PETALING JAYA: Pusaka founder and director Eddin Khoo says the existence of too many artists who are more concerned with advancements in their profession rather than the true creativity of their work, has led to a general decline in the quality of art.
He explained that true creativity was borne of impulsiveness and that money in the form of careerism should never be the main aim.
“What you get today are artists who don’t create work that is driven by the imagination and the spirit. In fact, we now live in a world that doesn’t even believe in the spirit,” he said.
He said that today’s artists were largely catering to trends instead of attempting to “express their souls”.
Eddin, who is also a writer and poet, said “real art” was born of a sense of wildness and should be unorthodox in nature.
“The problem is that even what may have been considered unorthodox in the past is now orthodox. We create trends and then live by them.”
He also took to task the many platforms that allowed aspiring artists to showcase their work, saying that this had created an overflow of mediocrity as there was no longer a sense of discernment.
“Just because your mother, father and aunties think you are wonderful, it doesn’t make it true. So what you have, is this strange domestic tampering and there is no real criticism,” he said.
What the art connoisseur defined as real criticism was the serious, intellectual, objective discussion of an aspiring artist’s artwork.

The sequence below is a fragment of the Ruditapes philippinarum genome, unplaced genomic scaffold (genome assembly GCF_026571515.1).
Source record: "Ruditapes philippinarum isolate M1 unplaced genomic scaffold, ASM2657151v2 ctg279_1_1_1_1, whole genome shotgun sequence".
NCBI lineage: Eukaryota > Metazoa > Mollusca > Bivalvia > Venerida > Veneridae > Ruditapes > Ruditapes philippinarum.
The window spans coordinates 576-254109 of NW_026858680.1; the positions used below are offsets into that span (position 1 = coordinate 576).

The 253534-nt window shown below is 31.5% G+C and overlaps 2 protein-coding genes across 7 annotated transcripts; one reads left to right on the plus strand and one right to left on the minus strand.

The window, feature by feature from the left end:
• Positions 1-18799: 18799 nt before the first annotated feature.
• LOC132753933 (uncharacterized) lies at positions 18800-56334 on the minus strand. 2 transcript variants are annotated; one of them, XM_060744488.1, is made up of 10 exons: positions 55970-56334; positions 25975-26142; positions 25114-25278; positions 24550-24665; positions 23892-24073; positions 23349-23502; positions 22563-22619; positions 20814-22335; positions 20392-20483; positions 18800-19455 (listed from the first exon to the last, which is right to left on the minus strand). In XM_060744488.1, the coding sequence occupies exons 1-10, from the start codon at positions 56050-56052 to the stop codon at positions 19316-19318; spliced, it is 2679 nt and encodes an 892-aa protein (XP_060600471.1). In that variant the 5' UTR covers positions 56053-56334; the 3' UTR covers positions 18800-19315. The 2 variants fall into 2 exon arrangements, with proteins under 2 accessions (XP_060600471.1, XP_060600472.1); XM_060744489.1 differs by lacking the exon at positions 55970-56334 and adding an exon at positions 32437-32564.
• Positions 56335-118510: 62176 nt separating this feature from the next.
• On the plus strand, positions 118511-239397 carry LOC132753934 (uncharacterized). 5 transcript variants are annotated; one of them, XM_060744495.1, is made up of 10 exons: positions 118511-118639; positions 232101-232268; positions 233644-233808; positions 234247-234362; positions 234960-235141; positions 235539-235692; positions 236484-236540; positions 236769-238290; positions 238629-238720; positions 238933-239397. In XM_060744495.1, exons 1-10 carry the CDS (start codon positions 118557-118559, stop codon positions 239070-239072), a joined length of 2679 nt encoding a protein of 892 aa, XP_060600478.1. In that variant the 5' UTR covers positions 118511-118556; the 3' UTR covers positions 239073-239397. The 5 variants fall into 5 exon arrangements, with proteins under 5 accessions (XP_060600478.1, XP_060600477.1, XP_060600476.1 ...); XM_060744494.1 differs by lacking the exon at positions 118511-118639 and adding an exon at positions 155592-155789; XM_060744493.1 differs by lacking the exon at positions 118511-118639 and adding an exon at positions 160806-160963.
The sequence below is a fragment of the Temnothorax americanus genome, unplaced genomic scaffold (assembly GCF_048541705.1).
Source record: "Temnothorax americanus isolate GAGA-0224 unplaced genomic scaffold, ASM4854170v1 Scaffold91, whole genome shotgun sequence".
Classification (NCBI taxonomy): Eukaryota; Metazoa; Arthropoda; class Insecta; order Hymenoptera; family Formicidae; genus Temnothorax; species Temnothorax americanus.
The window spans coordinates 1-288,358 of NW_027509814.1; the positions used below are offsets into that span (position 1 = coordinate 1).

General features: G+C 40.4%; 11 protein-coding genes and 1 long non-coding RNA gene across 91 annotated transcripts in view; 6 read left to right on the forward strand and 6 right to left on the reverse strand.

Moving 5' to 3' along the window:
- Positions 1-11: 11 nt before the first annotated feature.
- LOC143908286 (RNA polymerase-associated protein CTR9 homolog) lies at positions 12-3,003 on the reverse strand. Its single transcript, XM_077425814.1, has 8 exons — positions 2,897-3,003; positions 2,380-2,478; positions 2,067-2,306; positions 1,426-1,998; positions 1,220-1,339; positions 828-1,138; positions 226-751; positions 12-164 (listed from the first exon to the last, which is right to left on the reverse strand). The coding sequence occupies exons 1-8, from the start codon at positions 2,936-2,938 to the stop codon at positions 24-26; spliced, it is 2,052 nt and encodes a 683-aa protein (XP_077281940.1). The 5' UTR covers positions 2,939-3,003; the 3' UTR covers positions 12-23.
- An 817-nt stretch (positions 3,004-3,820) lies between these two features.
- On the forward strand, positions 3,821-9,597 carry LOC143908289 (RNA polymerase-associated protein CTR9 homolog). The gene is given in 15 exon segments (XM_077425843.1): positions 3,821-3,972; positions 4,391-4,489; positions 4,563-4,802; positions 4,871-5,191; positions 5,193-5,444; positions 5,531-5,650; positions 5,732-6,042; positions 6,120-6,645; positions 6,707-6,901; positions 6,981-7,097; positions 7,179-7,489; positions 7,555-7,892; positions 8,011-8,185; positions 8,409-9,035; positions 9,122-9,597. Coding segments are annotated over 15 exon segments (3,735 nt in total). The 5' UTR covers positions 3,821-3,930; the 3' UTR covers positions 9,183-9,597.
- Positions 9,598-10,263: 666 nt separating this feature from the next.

“There is very little serious criticism out there and writing on your blog (about another artist’s work) is not what I mean by criticism.
“You’ve really created a world of mutual admiration which I think a lot of the art today is borne from. That and a great deal of pretentiousness,” he said.
He claimed that the art market was mostly defined by this pretentiousness and that many of the people who were active participants in this market were not even aware of the rudiments of art.
He said an aspiring artist could only achieve greatness if he was cautious of his own mediocrity.
“Check your own mediocrity. This will make you a very lonely person but you should be working for the work itself. The first principle in art is that you engage in it for the art itself, not because you want people to buy or see it.
“Dignity has a lot to do with art. I always tell the artist to learn how to make money elsewhere because then you will never compromise your talent or art.”
He said that famous Spanish painter and sculptor Pablo Picasso was also a businessman but that he was one of the exceptions to the rule.
“He was so shrewd he was able to make a mark for himself. If you’re that shrewd, then go ahead.
“The other thing is that his art was fantastic. Today, there are a lot of people making business out of art and yet their art is terrible.”
Amirudin Ariffin, a painter who also teaches art at his studio in Kuala Lumpur, agreed with Khoo, saying that serious discussions about art were virtually non-existent.
He said great artists were found in societies that embraced art and that in order for society to do that, they needed to be exposed to it first.
“If writers do talk about art, it’s usually to tell the public that these artists will showcase their work at a particular venue in conjunction with a particular event.
“There’s no talk on such things as why the artist created this work, or what the philosophy behind this work is,” he said.
He admitted, however, that there was a vicious cycle as the reason writers avoided writing serious articles about art was because there was no audience for it.
“Writers are more willing to talk about glamour and gossip because there are a lot of people who want to know about these kinds of issues and that’s where the money is.”
He said writers needed to consistently expose people to discourses about art.
“Perception needs to change over time. People may not take an interest at first but if you keep at it then that’s how you foster an environment where people are more receptive and conscious of art.
“This is how you create great artists.”